What Kinds of Dog Foods Are Kosher?

Kosher foods are ritually fit for consumption under Jewish law.
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The term kosher derives from kashrut, the part of Jewish law dealing with permissible and forbidden foods. Keeping a kosher house can certainly extend to pets. Dog foods' individual and combined ingredients, as well as preparation and handling, determine if they are permissible or not.

Looking at Ingredient Labels

In order for a food to be kosher, it must meet certain guidelines regarding slaughtering of animals, avoiding certain ingredient combinations, and not allowing kosher foods to touch nonkosher foods. When it comes to buying prepared dog food, choosing one that is certified kosher is the most effective way to know for sure that your dog's food is permissible. If that's not feasible, you will need to examine the ingredients themselves, along with their preparation and their exposure to nonkosher foods.

Distinguishing Among Permissible Meats

Meats must come from specific species slaughtered according to Jewish law, which requires a rapid kill and complete draining of blood. If you find a line of dog food meeting these requirements, you can turn to choosing among the line's offerings for acceptable ingredients. Since meat is one base of the dog diet, it's vital to focus on kosher meats. Kosher species include venison, bison, goat, beef, mutton, chicken, turkey, duck and goose. Many fish species are kosher, but shellfish are not; avoid dog foods with shellfish.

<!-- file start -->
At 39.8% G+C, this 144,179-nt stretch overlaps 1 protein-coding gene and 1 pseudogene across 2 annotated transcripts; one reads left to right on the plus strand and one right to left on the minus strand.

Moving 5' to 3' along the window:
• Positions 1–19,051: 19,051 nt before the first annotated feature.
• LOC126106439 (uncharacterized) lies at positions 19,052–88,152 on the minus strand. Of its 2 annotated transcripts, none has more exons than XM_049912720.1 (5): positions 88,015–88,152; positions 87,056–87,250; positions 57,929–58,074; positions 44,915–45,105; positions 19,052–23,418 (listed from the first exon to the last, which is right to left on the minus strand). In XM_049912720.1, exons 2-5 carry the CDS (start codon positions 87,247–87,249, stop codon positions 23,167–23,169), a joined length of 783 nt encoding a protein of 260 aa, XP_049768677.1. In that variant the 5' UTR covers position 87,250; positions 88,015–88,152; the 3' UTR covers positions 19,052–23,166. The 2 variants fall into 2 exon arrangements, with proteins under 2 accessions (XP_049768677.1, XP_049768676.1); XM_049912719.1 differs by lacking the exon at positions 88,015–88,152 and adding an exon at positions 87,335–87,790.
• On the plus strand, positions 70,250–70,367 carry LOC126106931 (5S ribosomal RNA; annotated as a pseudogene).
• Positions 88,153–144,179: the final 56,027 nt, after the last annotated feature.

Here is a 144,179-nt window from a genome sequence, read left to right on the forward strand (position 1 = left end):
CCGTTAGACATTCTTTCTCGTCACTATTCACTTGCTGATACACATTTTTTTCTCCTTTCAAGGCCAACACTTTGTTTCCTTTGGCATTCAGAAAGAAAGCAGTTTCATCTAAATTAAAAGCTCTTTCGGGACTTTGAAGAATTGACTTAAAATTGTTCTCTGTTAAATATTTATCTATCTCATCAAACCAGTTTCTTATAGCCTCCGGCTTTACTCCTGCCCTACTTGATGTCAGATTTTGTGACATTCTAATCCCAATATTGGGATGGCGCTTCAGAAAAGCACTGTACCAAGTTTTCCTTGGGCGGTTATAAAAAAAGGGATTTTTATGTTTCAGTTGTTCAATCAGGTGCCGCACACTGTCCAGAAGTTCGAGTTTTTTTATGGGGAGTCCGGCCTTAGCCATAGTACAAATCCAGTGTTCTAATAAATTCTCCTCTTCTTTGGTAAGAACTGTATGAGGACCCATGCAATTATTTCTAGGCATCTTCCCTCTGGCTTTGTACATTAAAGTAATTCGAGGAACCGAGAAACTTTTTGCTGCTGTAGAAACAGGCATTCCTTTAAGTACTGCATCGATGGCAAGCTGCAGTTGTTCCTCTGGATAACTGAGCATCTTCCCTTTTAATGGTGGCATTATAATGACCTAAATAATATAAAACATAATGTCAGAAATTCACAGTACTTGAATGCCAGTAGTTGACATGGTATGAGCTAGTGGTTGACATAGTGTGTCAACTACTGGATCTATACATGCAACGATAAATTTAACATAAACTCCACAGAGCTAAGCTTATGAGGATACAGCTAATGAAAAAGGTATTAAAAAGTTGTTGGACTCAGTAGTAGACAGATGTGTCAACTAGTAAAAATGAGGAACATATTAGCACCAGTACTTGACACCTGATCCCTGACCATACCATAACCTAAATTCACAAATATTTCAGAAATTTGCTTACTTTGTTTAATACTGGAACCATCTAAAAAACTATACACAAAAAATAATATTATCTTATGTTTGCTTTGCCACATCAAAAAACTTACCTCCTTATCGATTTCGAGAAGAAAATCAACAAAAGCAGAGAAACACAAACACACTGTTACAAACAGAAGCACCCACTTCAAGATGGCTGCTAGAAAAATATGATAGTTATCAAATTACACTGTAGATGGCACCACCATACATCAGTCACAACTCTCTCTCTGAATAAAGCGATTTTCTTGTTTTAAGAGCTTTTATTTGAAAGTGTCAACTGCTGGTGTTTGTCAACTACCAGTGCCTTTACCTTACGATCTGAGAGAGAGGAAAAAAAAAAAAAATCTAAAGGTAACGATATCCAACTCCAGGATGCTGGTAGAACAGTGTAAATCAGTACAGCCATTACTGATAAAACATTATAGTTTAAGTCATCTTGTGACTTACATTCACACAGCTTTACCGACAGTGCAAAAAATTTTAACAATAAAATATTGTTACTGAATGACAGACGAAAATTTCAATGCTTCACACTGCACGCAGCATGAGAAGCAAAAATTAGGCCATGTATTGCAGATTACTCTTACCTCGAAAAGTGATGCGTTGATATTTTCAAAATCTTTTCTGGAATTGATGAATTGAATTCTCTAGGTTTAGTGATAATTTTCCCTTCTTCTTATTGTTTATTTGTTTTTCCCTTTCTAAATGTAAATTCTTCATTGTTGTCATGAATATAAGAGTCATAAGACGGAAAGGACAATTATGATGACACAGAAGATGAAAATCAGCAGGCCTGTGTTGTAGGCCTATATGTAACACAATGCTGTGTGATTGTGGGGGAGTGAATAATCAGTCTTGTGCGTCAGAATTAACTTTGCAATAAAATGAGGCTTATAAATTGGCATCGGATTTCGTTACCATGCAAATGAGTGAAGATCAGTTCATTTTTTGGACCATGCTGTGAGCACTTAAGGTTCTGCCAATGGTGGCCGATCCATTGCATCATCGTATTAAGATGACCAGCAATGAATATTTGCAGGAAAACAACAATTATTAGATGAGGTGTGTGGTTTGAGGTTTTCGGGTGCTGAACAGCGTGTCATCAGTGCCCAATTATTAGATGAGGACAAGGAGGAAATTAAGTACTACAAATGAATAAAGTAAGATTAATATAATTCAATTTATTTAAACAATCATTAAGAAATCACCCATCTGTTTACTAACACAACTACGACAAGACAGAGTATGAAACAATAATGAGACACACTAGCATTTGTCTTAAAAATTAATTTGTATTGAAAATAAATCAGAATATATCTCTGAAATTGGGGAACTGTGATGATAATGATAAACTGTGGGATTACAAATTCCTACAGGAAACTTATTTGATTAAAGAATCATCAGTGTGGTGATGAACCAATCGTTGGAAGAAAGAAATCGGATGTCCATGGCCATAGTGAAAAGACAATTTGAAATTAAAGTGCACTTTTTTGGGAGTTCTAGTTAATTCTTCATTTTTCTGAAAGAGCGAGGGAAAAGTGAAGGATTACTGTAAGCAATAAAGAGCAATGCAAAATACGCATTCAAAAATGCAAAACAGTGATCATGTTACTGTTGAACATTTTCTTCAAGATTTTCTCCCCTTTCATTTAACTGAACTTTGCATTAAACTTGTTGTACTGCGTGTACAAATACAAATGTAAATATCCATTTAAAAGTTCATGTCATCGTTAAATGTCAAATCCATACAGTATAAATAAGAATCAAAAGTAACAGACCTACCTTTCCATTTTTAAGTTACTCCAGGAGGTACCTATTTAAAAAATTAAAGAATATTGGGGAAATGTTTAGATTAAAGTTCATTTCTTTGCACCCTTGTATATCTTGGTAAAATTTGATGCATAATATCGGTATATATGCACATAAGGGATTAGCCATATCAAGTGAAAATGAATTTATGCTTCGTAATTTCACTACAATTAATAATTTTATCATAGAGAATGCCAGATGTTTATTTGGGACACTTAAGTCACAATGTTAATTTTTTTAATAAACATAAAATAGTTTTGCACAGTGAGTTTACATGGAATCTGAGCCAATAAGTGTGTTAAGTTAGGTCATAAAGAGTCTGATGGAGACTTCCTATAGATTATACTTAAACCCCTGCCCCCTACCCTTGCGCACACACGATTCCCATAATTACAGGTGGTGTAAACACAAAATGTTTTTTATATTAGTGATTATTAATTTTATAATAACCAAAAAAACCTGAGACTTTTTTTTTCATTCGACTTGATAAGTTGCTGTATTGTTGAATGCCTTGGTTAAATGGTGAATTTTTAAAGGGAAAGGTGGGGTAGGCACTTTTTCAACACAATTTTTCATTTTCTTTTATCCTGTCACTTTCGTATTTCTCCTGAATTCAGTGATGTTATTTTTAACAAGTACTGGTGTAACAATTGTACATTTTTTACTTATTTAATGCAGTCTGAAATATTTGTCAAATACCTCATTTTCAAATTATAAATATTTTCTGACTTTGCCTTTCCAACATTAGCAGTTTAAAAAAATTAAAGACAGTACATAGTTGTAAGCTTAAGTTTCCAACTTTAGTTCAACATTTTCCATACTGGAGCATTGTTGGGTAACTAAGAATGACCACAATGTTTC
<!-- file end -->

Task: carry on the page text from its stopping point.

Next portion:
Checking Additional Ingredients

Dog foods containing plant materials shouldn't cause concern, as Jewish law states that anything that grows in the soil or on plants, bushes or trees is permitted. However, plant products within your dog's food must be inspected for bugs, which are not kosher. Additionally, eggs are permissible if they are from a kosher animal, but they must be inspected for blood, which is not kosher. Dairy is also acceptable if from a kosher animal -- but you can't mix meat and dairy, even in dog food, as this combination is forbidden.

Handling Dishes and Utensils

A kosher house keeps separate pots, pans, utensils and other items to keep certain foods separate, such as meat and dairy. If a dog's food isn't kosher, for example, it shouldn't be washed with the kosher dishes. Although the Torah may state it's permissible to feed nonkosher meat to animals, many Jewish people who keep kosher all year believe that using permissible foods and avoiding forbidden ones also applies to what they feed their household pets.

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